Blackberry Passport Repair

The EMI IC sitting on a penny.
The AT&T version speaker next to the Silver Edtion speaker.


The Problem

My Blackberry Passport accidentally had goo-gone spilled on it. I had the cover off the container because the sprayer stopped working. I knocked it over and it spilled onto the table right by the phone. The light oil absorbed through the gap in the back plastic cover and filled every crevice in the phone with oil. Including the screen back-light, microphones, speakers, and switches. In this video, I detail how the device was repaired.


I start by removing two Torx screws from the back under the cover. Then I use a guitar pick to remove the back cover. Inside I find that everything is covered with goo-gone. I then remove everything inside the phone since it all has to soaked in isopropyl alcohol. Removing the battery was a challenge and quite dangerous because there is a chance of puncturing the thin metal foil. I used a plastic guitar pick to minimize the chance.

Soak in IPA

I used 99.9% Isopropyl alcohol to soak the parts in. This IPA does not leave a significant residue as the 90% IPA rubbing alcohol does. I basically put the parts in a container and poured IPA over them lightly brushing them with an anti-static brush. I took them out and removed as much IPA as I could with compressed air.

For the battery, I used a cotton swab soaked in IPA to clean the PCB and flex cable a section at a time to reduce the chance of shorting the battery.

For finishing the IPA soak, I used a hot-air nozzle and a hotplate to gently heat the parts.

I tried to clean the screen backlight, but I broke one of the diffusers so there was a big crack in the light reaching the LCD.

Replacing microphones and speakers

Goo-gone loosened anything that was stuck together with tape. This ruined the speakers on the phone. I could not find replacement speakers for the SQW100-4 (Silver Edition). The SQW100-3 (AT&T version) had speakers that looked similar to the Silver Edition. I took both speaker housings apart and the speakers themselves were identical. After replacing the speakers, I sealed the housing with a soldering iron.

The microphones were filled up with oil and did not function after the isopropyl bath. The Passport has 3 microphones, one for calls, and two for video recording. Searching for the part number on the microphone returned nothing (N 3109 for voice and S1080 9287 for video). I found a similar part to the original by measuring the dimensions and entering it on a parts distributor site. I found that the INMP510 was very close to the microphone that needed replacing, down to the same pad layout. I did not find the original so I just had to try and see if it worked. After desoldering, touching up the pad, and resoldering, I replaced the microphones for both video and voice. (Note: the microphone I used only worked for voice and not for the video mics.)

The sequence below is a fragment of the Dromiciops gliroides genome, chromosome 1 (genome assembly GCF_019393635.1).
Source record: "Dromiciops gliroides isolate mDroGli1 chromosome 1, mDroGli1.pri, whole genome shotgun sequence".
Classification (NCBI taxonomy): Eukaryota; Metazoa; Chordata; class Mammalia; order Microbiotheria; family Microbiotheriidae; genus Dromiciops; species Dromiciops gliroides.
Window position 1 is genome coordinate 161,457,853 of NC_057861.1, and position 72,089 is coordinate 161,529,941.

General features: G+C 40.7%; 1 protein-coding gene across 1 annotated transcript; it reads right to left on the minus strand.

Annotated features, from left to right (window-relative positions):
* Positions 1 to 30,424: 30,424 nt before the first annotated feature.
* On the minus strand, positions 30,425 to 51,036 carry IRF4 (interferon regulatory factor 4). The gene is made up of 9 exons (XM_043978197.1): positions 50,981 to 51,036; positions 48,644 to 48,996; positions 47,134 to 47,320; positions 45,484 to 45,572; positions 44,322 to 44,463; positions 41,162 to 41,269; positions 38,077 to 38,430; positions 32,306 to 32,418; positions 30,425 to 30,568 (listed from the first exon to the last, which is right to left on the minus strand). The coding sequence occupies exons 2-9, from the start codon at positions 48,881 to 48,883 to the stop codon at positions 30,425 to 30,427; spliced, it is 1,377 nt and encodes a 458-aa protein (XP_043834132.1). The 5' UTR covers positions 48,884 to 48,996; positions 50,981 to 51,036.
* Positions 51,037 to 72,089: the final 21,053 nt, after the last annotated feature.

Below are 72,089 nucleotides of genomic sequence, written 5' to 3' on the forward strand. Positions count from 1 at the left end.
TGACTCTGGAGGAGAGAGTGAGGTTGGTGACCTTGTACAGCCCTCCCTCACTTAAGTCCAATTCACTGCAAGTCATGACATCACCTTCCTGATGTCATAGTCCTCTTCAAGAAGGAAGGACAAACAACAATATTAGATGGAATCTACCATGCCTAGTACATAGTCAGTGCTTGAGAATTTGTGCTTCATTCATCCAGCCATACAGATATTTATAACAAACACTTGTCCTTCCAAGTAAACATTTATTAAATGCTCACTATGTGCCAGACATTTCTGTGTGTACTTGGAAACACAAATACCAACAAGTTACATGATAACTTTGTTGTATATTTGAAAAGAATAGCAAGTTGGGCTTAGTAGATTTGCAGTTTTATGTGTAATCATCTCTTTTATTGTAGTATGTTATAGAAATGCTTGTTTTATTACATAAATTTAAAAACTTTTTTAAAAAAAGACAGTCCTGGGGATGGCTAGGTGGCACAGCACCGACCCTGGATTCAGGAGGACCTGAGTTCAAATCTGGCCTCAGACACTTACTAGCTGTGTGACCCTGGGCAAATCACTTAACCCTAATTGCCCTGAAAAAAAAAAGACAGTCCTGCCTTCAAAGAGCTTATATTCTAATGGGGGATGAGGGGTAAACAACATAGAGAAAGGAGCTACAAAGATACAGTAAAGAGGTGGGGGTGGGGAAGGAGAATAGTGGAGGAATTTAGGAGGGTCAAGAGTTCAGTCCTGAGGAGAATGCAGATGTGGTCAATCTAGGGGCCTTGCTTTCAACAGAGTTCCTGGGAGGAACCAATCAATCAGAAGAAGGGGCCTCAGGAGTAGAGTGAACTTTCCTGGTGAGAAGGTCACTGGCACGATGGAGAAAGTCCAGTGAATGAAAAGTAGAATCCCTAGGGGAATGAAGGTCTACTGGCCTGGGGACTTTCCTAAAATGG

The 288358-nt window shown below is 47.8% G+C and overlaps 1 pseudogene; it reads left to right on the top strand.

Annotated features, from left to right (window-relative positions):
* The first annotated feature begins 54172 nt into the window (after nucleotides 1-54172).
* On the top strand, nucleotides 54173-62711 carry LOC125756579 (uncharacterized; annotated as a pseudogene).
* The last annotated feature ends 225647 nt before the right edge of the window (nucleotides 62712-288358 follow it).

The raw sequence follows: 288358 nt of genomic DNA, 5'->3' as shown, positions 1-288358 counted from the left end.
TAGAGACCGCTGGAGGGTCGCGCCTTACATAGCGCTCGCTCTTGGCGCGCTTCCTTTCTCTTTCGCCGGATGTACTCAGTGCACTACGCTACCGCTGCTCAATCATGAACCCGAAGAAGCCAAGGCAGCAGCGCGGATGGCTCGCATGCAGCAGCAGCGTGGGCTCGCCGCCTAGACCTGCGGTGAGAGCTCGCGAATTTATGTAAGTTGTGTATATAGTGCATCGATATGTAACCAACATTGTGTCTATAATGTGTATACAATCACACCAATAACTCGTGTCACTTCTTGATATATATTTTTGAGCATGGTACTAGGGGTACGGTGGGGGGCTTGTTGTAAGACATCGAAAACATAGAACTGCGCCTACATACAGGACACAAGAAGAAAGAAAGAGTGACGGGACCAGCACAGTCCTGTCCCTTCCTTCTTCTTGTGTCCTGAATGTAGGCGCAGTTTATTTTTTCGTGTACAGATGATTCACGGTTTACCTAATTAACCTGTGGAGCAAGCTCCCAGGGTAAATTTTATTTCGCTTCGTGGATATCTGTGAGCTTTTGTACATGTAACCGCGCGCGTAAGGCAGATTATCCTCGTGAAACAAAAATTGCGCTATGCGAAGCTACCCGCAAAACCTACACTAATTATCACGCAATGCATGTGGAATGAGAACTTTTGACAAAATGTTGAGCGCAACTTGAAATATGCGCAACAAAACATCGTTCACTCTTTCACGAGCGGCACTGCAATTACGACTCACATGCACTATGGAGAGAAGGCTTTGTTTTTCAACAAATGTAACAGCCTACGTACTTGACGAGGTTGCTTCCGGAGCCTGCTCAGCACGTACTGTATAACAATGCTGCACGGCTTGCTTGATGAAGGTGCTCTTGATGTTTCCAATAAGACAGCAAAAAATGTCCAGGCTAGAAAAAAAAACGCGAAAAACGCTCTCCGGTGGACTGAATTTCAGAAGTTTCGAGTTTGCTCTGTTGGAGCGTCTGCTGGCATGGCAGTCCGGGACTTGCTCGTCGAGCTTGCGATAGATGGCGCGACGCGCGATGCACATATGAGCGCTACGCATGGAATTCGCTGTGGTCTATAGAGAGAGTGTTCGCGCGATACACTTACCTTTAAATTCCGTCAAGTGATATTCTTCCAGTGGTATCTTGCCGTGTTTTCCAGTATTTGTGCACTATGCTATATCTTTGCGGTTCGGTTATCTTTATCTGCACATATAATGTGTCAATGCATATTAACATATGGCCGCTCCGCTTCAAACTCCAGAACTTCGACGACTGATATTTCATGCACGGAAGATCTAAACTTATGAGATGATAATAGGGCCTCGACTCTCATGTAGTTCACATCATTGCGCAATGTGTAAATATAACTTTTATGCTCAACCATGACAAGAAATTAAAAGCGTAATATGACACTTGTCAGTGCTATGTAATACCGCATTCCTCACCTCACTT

Replacing screen and chassis

Since I cracked the backlight diffuser when I was cleaning, I need to replace the screen. Luckily the screen and chassis assembly is very cheap at around $40. I just needed to take the old screen out and replace it with the new screen. oh, it is DOA. After waiting for a replacement, I replaced the screen with a working one.

Replacing EMI Filter

While tightening up a screw on the motherboard, my screwdriver slipped and hit a small silicon flip-chip IC. This made it so two columns of keys on the keyboard did not work. I found out later that this IC provides EMI protection between the keyboard and the input IC. I found the part number by entering the dimensions and number of the IC on a part distributor website. I found a direct match, it is the EMIF04-1K030F3. Soldering it was a bit painful because it is a 1.17mm square with 9 BGA pads underneath.

Final Result

So that is how I repaired my phone covered in goo-gone. It is non-conductive so there was a good chance of repairing the phone.